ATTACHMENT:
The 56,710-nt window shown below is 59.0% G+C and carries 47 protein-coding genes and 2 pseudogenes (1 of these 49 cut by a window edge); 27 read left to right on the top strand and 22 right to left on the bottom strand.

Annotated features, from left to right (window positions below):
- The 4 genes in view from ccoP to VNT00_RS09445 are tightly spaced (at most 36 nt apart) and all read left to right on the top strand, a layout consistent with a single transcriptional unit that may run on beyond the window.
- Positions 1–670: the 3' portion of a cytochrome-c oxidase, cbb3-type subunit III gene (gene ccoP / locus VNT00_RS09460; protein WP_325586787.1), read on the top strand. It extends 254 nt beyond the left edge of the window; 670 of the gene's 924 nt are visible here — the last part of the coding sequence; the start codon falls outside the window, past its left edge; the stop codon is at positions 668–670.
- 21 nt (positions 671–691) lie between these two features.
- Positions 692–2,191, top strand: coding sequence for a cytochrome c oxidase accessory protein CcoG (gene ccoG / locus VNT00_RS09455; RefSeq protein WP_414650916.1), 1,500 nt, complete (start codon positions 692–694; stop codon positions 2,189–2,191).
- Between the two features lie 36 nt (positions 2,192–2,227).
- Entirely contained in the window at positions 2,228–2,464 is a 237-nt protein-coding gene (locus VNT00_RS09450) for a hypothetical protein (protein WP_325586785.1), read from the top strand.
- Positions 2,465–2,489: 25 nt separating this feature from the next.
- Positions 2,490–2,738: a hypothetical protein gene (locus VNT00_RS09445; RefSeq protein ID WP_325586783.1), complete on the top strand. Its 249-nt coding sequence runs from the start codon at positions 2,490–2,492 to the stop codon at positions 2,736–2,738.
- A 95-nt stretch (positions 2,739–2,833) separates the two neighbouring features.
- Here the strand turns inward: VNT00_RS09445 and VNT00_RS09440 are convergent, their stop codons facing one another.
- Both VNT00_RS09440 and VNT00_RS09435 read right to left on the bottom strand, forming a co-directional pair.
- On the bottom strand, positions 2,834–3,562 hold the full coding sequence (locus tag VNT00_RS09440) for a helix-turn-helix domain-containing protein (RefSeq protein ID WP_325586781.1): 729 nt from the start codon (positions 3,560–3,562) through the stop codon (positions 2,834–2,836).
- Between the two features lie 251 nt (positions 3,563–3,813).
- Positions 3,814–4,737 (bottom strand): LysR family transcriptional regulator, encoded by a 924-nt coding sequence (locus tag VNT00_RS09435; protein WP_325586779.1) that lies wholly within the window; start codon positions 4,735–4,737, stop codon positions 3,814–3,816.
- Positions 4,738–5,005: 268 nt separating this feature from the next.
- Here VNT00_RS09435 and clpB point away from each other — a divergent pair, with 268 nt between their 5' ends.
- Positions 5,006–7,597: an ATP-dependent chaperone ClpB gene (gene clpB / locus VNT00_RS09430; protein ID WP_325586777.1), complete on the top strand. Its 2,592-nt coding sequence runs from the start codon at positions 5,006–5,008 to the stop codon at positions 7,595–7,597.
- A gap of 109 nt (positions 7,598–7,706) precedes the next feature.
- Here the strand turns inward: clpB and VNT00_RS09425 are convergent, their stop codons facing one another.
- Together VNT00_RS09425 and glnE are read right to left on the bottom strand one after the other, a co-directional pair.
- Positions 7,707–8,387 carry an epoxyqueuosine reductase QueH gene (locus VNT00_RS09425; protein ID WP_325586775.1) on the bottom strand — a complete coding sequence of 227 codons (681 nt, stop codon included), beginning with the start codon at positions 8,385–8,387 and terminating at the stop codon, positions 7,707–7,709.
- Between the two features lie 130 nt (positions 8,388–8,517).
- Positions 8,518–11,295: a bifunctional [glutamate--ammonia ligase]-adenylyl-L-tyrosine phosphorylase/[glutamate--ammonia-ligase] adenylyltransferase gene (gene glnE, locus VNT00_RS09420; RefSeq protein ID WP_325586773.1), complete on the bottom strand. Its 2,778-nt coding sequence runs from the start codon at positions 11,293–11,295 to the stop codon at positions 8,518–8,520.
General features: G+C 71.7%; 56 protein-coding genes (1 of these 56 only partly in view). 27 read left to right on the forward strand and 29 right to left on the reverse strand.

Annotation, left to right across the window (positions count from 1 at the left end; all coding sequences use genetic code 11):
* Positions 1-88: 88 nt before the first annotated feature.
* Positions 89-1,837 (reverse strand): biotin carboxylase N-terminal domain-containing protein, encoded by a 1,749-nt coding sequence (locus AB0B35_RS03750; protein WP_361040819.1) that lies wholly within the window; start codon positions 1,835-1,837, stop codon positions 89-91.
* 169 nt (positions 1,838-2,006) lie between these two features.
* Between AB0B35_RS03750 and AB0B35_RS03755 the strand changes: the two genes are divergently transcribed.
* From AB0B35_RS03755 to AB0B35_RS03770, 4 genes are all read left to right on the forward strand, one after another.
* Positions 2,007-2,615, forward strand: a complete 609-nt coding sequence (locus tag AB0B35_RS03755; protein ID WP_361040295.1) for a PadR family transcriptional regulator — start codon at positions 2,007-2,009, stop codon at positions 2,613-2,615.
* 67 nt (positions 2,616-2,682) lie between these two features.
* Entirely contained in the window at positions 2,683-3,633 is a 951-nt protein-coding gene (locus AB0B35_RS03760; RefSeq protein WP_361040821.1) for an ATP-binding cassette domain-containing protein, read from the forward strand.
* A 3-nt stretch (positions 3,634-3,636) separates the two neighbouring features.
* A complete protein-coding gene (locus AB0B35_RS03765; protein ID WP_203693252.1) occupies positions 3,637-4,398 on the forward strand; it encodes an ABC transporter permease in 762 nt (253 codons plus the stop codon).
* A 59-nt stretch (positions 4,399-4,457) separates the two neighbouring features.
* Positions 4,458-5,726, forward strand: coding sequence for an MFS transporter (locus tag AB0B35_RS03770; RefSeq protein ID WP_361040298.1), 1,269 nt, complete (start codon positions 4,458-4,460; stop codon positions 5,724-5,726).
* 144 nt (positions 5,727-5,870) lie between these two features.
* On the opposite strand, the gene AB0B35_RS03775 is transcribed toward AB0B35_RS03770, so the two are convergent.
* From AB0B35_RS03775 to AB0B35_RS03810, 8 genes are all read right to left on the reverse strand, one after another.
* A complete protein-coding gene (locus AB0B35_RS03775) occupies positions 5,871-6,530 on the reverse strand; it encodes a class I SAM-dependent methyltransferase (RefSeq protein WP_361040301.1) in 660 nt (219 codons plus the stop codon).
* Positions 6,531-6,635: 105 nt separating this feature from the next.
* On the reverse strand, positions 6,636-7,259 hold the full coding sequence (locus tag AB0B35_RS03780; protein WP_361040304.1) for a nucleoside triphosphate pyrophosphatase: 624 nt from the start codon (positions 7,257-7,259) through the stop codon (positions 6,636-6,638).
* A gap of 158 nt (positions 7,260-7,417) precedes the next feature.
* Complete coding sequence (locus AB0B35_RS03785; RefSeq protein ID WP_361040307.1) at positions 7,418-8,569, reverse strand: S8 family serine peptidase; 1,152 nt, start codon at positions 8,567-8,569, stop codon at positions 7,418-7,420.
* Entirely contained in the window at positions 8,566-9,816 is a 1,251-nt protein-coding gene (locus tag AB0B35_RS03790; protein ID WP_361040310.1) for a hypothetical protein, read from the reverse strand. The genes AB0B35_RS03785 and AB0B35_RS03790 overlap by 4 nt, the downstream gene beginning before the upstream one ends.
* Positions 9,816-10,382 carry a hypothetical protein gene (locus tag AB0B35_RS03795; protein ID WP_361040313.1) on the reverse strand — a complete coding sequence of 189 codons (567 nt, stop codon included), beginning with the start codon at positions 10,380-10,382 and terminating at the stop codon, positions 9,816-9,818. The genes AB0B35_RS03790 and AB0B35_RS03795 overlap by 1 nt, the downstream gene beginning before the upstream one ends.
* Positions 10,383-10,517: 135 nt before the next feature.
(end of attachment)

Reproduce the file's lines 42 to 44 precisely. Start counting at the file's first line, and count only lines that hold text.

* From AB0B35_RS03775 to AB0B35_RS03810, 8 genes are all read right to left on the reverse strand, one after another.
* A complete protein-coding gene (locus AB0B35_RS03775) occupies positions 5,871-6,530 on the reverse strand; it encodes a class I SAM-dependent methyltransferase (RefSeq protein WP_361040301.1) in 660 nt (219 codons plus the stop codon).
* Positions 6,531-6,635: 105 nt separating this feature from the next.